Put your best foot forward to attract top talent – part two

Given that software engineers are currently in such high demand, recruiting departments eager to onboard top talent need to step up their game. Their situation is not dissimilar to that of marketers, who are under the gun in terms of making their companies' products and services seem more desirable than the alternatives.

When it comes to engineering staffing, firms might benefit from applying some of the core tenets of sales and marketing, argued Pete Soderling for Mashable. In part one, we took a look at the entrepreneur and software engineer's first two suggestions:

  • Make your product (in this case, a job at your company) seem like the best choice by offering career advancement and professional development opportunities, promising higher salaries or rolling out more diversified benefits.
  • Narrow down your target audience (for the purposes of this undertaking, that would be the type of engineer you're trying to hire) and adjust your outreach efforts accordingly.

Soderling went on to recommend the following:

3) Set your product apart using specificity
What's your recruitment elevator pitch? If you can't explain in fewer than two minutes why an engineering position at your firm is compelling and concisely detail the associated technical challenges in a way that piques job candidates' interest, they'll likely yawn and move on to the next company with an opening.

“Engineers are highly rational types and (consciously or subconsciously) will require reasons that will clearly demonstrate why your opportunity is the best option,” Soderling wrote. “Engineers have far too many options right now to settle for companies that can't specifically, accurately and quickly explain to them why they should legitimately be excited about an opportunity to work there.” 

4) Use what you've got to secure what you need
Testimonials from happy customers who are satisfied with a company's products and services can go a long way in terms of attracting new consumers. Likewise, putting your best engineers out there can be a great way to get potential job candidates interested in working for your firm. Send these individuals to speak at conferences, encourage them to write blog posts for your website or feature them in video blogs as a way of showcasing their expertise. Engineers love working in challenging environments with colleagues who inspire them to raise their game.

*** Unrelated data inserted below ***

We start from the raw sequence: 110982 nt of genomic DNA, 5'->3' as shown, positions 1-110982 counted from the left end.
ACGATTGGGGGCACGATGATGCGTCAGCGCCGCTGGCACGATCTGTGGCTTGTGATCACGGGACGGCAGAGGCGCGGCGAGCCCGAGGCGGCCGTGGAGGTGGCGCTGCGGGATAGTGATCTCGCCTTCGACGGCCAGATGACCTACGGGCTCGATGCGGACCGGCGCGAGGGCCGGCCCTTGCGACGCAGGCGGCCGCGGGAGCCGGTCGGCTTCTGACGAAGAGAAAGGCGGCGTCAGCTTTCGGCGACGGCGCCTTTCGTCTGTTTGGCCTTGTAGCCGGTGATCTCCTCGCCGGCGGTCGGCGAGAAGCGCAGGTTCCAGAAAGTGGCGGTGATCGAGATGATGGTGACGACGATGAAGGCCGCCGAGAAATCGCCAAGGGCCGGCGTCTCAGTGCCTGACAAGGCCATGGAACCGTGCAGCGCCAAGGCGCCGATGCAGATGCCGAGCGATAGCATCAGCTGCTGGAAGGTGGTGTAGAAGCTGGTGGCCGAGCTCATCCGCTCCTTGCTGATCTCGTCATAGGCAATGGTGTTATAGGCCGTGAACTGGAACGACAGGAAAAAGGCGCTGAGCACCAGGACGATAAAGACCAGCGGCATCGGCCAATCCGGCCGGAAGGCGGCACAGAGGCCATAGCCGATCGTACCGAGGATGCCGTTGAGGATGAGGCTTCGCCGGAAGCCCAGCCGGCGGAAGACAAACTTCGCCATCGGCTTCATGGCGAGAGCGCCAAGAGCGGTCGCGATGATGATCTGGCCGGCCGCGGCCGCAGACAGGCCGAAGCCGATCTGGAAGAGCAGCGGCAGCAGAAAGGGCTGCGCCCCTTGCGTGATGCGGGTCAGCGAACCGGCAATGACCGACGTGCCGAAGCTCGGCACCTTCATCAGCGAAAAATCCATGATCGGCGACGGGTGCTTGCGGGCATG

As Soderling put it, “Smart engineers are like catnip for other smart engineers.”

5) Identify outreach channels
For a company aiming to market its products and services to a millennial audience, social networking sites should be top of its list of outreach channels. Meanwhile, a firm eager to target professionals within a particular sector would more likely benefit from attending local exhibitions or advertising in an industry newsletter. As mentioned in part one, if you're applying marketing principles to recruiting, engineers are your target audience. In order to successfully onboard the cream of the crop, you first need to figure out how to reach these skilled professionals. Make sure you're present at regional trade shows, conferences and similar industry events. Improving your visibility will make you more recognizable within the field, so the next time you advertise a job opening, in-demand professionals are more likely to take you – and your offer – seriously.

According to Canadian Business, software engineers' current median salary of approximately $83,000 is projected to grow by 11 percent over the next five years, a statistic that reflects the increased demand for these professionals. Recruitment might seem far removed from marketing, but some approaches commonly used for the latter can be successfully applied to the former. Competition to secure top talent is fierce, so companies eager to stand out from the crowd must use every resource at their disposal.

LINK: Put your best foot forward to attract top talent – part one

Scott Russell Dempster

Scott Russell Dempster

Scott is the Creative Director at Ian Martin. His goal in life is to take boring stuff and make it easier to understand. When not pushing pixels around, he can be heard (from great distances) playing the bagpipes.
Scott Russell Dempster

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